Saturday, June 22, 2013

Pepi II

When I was a graduate student I encountered a theory, told me by one of my professors, that connected the demise of the Old Kingdom with the lengthy reign of Pepi II. The theory was that after Pepi kept on living, and living, and living after completing his pyramid and that the workers had nothing to do and so the country collapsed. This would not, however, explain why the country waited until after his death to collapse.

The basic facts of Pepi's reign are not as clear as other Pharaohs.
Manetho assigns Pepi II a reign of ninety-four years, which would make him the longest reigning monarch of human history. Unfortunately, Manetho lived nearly two millennia after Pepi II. The highest regnal year attested in contemporary monuments is the year of the thirty-third cattle count. The cattle counts were at most two years apart. So that would give a date of sixty-six years at most, which is still a lengthy reign.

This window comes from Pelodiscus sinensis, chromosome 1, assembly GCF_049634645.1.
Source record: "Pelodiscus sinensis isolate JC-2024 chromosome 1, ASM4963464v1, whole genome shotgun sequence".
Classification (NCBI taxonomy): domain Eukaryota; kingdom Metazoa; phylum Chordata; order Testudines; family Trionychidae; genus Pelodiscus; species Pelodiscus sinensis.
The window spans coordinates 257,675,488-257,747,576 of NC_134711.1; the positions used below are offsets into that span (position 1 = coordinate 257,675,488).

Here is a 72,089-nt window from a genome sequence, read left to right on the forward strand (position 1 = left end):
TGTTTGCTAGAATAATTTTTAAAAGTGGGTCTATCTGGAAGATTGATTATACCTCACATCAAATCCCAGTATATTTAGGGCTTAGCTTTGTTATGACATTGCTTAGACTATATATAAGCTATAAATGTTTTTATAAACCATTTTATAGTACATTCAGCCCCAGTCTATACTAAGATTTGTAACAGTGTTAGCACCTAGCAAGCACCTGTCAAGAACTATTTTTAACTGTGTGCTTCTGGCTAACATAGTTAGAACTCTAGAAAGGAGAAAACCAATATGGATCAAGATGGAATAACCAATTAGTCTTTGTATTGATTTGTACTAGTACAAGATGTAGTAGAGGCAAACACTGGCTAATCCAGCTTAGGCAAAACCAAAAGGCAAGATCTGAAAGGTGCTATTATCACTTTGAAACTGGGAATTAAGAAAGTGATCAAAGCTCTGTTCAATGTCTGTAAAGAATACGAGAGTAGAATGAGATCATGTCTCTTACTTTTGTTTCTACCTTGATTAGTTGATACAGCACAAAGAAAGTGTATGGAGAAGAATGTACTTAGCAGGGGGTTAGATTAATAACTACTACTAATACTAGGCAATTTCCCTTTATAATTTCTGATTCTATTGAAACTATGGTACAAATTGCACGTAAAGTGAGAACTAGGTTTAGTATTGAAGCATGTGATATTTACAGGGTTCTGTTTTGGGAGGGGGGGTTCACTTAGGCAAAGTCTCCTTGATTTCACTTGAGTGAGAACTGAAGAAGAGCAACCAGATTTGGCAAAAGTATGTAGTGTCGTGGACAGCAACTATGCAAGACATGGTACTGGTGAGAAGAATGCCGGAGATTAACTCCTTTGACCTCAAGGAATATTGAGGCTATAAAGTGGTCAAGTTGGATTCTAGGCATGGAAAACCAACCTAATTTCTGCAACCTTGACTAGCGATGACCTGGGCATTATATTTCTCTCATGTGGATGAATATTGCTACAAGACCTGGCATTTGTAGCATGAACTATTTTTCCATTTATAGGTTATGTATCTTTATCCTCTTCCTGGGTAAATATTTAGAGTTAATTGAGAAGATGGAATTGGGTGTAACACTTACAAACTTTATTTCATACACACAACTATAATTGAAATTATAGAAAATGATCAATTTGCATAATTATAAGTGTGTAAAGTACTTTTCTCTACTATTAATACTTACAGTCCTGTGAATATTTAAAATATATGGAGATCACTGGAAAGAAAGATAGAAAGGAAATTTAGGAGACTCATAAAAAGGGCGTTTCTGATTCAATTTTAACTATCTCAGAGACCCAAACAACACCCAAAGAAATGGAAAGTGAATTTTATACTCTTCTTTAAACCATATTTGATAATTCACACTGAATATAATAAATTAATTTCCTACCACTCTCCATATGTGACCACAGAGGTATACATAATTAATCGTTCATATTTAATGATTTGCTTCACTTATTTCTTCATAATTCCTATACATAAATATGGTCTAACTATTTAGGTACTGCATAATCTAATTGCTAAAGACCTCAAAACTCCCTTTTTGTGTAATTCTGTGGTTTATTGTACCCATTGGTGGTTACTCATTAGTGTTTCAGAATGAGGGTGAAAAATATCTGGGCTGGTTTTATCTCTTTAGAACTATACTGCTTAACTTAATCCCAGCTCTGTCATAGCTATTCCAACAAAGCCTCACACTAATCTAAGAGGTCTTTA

That Pepi II came to the throne while still young seems apparent from his preserved letter to Harkhuf where he suggests eager but unwise measures in the treatment of people.

The pyramid of Pepi II is a standard size pyramid. The interior is decorated with many pyramid texts.

That there was a change in Egypt very quickly after the death of Pepi II is clear. Whether that change was a good thing or a bad thing is not as clear. At this point, we simply do not have enough information to tell whether Pepi II reigned too long, but if that is the case, he certainly was not the last to do so.